skip navigation

CrimeSolutions.gov

Add your conference to our Justice Events calendar

PUBLICATIONS

NCJRS Abstract

The document referenced below is part of the NCJRS Library collection.
To conduct further searches of the collection, visit the NCJRS Abstracts Database.

How to Obtain Documents
 
NCJ Number: NCJ 182376     Find in a Library
Title: Policing for Profit: The Future of South Africa's Private Security Industry
Author(s): Jenny Irish
Date Published: 1999
Page Count: 44
Sponsoring Agency: United Nations Development Program
United Nations
Sale Source: Institute for Security Studies
P.O. Box 4167
Halfway House, South Africa
Document: PDF 
Type: Issue Overview
Language: English
Country: South Africa
Annotation: The South African private security industry is increasingly performing functions that used to be the sole preserve of the police.
Abstract: With feelings of insecurity rapidly rising, an increasing number of South Africans are using private security companies to protect themselves and their assets. The broad private security industry is employing over 200,000 security guards throughout the country, of which the guarding industry is the largest, with 125,000 guards working for approximately 3,200 security companies. Although the South African private security industry is increasingly performing functions traditionally associated with the police, there are clear differences in the objectives of the two services. Whereas the police are charged with protecting the public at large, the private security industry operates for profit and is accountable only to its clients. Moreover, the police generally apprehend criminals after they have committed a crime; whereas, the private security industry seeks to prevent crimes. There are many "fly-by-night" security companies that provide a cheap but substandard service, thereby tarnishing the image and reputation of the industry as a whole. Many of the larger South African private security companies have expanded their operations into other countries in Southern Africa. Private security companies have even involved themselves in political conflicts that are occurring on the subcontinent. In South Africa, private companies that make use of guards are regulated by a statutory body, the Security Officers' Board. The Board polices the regulations that govern the private security industry and sets minimum training standards for security guards. 57 notes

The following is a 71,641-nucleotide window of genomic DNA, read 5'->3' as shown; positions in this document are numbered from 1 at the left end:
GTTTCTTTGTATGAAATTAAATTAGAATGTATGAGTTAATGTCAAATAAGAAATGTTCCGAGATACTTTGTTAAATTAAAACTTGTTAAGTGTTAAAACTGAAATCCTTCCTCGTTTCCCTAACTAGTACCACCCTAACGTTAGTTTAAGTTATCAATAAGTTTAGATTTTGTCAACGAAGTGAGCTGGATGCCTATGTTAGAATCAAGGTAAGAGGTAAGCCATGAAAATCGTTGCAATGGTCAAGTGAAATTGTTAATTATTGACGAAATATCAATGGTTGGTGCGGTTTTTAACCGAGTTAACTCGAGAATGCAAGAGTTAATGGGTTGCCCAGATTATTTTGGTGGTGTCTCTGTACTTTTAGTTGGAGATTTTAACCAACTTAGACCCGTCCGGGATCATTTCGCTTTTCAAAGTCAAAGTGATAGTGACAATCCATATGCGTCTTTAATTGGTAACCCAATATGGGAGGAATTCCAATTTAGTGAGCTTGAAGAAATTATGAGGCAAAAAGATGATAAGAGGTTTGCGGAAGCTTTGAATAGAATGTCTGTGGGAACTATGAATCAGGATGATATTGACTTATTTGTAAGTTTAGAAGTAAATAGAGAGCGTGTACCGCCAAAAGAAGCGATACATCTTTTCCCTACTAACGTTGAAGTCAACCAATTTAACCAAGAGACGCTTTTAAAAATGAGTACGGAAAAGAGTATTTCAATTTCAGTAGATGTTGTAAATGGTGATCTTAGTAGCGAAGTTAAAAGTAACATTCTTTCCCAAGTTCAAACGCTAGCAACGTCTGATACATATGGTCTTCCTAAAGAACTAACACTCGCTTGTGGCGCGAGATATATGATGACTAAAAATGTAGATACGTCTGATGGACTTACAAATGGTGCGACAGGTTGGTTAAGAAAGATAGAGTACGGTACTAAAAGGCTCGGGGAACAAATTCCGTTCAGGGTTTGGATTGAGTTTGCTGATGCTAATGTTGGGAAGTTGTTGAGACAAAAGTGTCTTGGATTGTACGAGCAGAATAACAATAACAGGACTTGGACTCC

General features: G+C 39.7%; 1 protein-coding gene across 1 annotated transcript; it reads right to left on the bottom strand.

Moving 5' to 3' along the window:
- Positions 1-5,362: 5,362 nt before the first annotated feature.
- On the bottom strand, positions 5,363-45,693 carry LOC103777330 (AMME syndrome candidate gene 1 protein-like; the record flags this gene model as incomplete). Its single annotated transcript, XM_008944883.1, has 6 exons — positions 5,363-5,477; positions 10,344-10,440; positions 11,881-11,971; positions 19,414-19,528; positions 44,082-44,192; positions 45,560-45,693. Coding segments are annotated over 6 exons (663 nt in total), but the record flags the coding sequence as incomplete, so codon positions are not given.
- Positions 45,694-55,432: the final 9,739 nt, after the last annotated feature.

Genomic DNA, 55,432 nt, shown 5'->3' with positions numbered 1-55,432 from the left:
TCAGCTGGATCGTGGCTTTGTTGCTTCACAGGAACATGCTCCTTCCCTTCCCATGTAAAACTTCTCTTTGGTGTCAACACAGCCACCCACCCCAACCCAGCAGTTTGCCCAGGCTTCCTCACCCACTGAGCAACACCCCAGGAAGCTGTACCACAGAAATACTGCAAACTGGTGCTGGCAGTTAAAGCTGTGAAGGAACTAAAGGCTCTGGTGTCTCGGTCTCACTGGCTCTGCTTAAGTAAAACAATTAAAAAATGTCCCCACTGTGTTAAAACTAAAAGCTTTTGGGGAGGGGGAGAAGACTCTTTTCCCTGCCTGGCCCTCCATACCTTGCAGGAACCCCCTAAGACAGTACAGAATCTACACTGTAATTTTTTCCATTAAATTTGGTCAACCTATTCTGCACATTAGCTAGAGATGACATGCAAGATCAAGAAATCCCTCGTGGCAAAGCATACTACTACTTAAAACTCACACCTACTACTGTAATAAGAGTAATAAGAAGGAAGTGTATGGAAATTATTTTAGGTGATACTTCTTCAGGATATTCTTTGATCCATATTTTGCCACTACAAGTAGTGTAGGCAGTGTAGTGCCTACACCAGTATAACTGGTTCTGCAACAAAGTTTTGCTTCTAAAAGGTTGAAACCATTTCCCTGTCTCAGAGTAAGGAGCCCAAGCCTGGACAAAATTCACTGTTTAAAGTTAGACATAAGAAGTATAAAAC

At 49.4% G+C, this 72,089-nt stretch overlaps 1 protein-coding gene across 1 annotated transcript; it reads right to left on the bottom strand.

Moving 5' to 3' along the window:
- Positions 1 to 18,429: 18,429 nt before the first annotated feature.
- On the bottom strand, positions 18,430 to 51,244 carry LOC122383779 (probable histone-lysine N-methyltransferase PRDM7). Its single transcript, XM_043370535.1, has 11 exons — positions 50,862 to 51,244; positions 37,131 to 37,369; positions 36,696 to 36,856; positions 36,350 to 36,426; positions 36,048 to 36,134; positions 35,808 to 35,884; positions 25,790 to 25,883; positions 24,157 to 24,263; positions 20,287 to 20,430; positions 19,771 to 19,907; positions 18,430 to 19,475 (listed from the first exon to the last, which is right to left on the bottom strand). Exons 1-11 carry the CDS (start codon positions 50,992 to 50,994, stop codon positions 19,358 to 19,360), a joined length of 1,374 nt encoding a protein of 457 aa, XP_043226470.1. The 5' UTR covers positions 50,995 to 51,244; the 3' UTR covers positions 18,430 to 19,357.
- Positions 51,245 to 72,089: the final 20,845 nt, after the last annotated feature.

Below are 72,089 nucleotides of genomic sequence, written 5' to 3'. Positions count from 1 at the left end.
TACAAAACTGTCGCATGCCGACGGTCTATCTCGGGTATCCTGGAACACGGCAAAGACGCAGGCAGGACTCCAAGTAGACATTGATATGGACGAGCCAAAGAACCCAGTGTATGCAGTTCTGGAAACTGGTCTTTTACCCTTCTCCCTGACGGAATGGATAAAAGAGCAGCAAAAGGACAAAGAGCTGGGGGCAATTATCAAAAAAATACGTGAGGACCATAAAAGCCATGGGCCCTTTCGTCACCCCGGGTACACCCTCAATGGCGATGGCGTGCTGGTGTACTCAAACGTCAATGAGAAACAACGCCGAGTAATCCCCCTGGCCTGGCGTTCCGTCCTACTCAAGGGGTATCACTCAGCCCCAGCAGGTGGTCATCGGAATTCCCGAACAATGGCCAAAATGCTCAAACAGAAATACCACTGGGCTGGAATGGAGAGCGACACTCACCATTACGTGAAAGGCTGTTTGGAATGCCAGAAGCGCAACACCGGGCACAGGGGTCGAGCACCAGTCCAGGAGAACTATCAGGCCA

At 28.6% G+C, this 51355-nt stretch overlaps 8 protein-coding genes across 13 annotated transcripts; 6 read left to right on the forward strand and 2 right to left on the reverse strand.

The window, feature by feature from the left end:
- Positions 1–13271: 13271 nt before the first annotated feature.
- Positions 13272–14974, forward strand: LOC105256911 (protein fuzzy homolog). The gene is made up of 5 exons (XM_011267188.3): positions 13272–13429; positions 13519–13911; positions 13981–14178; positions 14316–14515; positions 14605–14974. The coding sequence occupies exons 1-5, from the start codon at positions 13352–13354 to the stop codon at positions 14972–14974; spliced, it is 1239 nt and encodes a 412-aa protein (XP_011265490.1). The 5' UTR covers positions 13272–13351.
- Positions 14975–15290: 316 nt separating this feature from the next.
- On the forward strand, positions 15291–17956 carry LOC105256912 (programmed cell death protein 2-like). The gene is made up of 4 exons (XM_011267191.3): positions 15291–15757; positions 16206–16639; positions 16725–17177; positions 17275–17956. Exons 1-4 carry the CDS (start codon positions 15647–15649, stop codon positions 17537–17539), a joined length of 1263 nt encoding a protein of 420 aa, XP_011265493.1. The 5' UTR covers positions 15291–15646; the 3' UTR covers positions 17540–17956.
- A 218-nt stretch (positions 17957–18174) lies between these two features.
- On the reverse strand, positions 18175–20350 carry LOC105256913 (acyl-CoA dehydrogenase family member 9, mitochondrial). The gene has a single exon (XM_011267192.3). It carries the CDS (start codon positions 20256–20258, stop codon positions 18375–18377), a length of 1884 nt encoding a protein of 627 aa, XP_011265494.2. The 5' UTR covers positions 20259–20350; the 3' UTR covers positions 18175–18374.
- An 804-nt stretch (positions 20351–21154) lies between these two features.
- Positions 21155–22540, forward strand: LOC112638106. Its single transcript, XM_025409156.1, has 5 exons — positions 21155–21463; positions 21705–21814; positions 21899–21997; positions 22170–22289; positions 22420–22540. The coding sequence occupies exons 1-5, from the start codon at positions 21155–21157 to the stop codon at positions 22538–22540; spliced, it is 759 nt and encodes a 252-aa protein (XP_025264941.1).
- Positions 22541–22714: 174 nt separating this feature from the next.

Main Term(s): Private police
Index Term(s): Trend analysis ; Police-private police cooperation ; Public/private police comparisons
Note: Institute for Security Studies Monograph Series, No. 39, August 1999
   
  To cite this abstract, use the following link:
https://www.ncjrs.gov/App/Publications/abstract.aspx?ID=182376

* A link to the full-text document is provided whenever possible. For documents not available online, a link to the publisher's web site is provided.